Simple Random Sampling | Definition, Steps & Examples

A simple random sample is a randomly selected subset of a population. In this sampling method, each member of the population has an exactly equal chance of being selected, minimising the risk of selection bias.

This method is the most straightforward of all the probability sampling methods, since it only involves a single random selection and requires little advance knowledge about the population. Because it uses randomisation, any research performed on this sample should have high internal and external validity.

Example: Random sampling
The American Community Survey (ACS) uses simple random sampling. Officials from the United States Census Bureau follow a random selection of individual inhabitants of the United States for a year, asking detailed questions about their lives in order to draw conclusions about the whole population of the US.

Simple Random Sampling

When to use simple random sampling

Simple random sampling is used to make statistical inferences about a population. It helps ensure high internal validity: randomisation is the best method to reduce the impact of potential confounding variables.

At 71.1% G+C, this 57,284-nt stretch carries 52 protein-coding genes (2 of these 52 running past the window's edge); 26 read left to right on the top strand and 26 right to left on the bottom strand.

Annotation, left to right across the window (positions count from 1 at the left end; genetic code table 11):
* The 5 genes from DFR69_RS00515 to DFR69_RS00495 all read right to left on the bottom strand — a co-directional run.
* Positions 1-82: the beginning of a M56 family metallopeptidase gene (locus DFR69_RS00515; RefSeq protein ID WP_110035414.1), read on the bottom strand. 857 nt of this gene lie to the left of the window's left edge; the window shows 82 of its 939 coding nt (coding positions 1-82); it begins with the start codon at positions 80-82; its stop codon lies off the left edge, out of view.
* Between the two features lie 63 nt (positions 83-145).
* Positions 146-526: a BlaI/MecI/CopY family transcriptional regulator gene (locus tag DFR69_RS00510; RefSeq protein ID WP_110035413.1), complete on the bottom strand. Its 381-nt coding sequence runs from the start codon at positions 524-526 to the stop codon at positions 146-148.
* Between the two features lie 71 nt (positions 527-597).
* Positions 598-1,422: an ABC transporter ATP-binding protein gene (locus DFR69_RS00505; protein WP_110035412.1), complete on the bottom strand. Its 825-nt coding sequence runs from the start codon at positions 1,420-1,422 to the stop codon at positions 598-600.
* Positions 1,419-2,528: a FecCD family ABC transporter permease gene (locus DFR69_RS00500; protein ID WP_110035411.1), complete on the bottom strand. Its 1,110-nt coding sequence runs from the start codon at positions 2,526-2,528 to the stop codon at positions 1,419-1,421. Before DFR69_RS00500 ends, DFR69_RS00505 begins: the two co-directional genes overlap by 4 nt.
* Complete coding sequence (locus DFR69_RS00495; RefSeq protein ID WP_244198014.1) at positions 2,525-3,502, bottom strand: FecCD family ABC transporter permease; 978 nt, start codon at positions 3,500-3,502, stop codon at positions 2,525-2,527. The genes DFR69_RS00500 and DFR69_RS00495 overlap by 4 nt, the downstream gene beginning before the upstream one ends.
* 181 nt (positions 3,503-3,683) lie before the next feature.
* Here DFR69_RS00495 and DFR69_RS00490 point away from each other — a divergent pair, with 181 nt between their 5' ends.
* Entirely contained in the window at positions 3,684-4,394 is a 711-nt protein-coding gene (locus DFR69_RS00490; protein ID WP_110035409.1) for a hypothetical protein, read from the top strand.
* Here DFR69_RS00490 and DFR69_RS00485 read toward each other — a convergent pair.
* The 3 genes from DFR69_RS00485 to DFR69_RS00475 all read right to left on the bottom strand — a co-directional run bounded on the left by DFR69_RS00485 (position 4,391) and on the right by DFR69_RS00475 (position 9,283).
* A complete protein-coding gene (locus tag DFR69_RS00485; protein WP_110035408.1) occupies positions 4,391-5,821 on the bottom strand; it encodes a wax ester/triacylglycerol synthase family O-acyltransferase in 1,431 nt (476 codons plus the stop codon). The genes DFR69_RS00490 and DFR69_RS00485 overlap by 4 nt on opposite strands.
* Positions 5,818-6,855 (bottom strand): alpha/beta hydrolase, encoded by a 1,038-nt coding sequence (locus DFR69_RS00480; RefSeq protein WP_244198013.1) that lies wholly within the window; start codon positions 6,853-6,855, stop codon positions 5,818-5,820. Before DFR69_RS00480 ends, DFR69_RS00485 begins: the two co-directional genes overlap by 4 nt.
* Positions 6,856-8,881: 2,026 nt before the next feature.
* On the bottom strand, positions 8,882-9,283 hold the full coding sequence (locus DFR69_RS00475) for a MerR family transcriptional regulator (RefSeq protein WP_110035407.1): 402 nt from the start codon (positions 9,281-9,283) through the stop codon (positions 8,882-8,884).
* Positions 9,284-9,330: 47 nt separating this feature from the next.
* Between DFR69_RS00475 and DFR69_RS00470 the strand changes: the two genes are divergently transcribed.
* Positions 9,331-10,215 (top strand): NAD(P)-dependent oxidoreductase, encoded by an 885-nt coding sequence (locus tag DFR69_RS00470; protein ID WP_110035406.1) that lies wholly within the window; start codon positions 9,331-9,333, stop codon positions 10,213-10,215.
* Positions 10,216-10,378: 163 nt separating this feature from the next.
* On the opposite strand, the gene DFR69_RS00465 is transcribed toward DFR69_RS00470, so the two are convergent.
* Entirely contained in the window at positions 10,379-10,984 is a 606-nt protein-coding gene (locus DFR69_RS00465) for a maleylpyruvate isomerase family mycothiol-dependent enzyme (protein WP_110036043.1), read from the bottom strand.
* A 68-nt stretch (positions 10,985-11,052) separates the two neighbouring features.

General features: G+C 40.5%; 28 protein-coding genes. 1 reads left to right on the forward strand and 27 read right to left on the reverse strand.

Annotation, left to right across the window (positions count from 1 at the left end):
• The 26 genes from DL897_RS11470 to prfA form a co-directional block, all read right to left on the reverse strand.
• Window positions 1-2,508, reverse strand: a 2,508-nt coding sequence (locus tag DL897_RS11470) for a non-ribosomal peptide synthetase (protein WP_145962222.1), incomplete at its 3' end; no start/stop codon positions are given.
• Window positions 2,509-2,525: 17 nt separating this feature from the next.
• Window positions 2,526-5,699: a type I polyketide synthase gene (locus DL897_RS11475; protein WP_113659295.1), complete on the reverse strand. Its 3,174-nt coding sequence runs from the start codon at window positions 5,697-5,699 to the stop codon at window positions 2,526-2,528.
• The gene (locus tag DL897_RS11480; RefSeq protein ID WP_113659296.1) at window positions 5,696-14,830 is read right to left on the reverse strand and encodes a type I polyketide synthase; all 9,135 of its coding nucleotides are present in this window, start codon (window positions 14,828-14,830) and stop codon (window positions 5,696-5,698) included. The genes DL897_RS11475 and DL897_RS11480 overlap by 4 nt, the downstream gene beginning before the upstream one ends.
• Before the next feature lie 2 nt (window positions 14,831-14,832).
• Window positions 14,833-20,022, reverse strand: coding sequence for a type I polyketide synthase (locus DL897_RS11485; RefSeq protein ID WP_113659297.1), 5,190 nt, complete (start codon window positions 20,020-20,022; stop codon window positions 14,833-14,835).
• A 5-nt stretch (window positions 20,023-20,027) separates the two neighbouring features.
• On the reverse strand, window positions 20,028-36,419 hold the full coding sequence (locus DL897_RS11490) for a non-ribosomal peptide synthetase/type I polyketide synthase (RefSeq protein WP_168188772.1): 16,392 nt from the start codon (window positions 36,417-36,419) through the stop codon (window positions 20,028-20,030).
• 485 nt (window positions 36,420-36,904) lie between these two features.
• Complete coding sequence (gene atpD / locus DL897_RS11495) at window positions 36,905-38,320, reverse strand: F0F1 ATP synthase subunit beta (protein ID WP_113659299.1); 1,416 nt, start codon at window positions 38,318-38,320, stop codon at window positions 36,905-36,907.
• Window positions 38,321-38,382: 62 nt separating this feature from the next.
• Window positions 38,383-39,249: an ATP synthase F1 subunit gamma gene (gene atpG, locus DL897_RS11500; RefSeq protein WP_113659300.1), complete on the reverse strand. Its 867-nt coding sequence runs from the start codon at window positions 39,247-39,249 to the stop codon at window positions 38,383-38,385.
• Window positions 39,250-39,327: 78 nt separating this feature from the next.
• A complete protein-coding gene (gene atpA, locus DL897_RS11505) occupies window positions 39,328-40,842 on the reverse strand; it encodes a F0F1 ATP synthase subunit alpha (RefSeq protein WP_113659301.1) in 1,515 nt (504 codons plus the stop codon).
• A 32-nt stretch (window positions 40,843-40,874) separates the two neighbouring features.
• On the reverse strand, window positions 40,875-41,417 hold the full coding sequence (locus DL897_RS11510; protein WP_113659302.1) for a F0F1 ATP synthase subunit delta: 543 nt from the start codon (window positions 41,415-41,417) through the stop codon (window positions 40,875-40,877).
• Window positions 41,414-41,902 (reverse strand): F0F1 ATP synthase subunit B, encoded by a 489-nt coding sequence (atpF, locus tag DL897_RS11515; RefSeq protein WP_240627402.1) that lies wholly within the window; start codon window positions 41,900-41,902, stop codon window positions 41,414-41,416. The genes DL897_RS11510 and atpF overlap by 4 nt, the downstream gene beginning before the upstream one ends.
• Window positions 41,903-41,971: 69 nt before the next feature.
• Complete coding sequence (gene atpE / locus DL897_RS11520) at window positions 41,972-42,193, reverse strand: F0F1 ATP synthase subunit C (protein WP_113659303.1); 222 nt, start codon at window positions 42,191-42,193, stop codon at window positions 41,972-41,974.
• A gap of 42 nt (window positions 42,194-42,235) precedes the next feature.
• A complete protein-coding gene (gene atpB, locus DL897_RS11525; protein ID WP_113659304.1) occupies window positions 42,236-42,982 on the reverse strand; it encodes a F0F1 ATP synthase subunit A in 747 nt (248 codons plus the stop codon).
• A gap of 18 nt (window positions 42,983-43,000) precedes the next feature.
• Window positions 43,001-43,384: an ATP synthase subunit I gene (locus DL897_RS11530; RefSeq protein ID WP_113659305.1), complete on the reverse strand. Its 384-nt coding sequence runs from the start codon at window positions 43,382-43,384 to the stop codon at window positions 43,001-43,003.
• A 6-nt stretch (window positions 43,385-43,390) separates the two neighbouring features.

In addition, with a large enough sample size, a simple random sample has high external validity: it represents the characteristics of the larger population.

However, simple random sampling can be challenging to implement in practice. To use this method, there are some prerequisites:

  • You have a complete list of every member of the population.
  • You can contact or access each member of the population if they are selected.
  • You have the time and resources to collect data from the necessary sample size.

Simple random sampling works best if you have a lot of time and resources to conduct your study, or if you are studying a limited population that can easily be sampled.

In some cases, it might be more appropriate to use a different type of probability sampling:

  • Systematic sampling involves choosing your sample based on a regular interval, rather than a fully random selection. It can also be used when you don’t have a complete list of the population.
  • Stratified sampling is appropriate when you want to ensure that specific characteristics are proportionally represented in the sample. You split your population into strata (for example, divided by gender or race), and then randomly select from each of these subgroups.
  • Cluster sampling is appropriate when you are unable to sample from the entire population. You divide the sample into clusters that approximately reflect the whole population, and then choose your sample from a random selection of these clusters.

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How to perform simple random sampling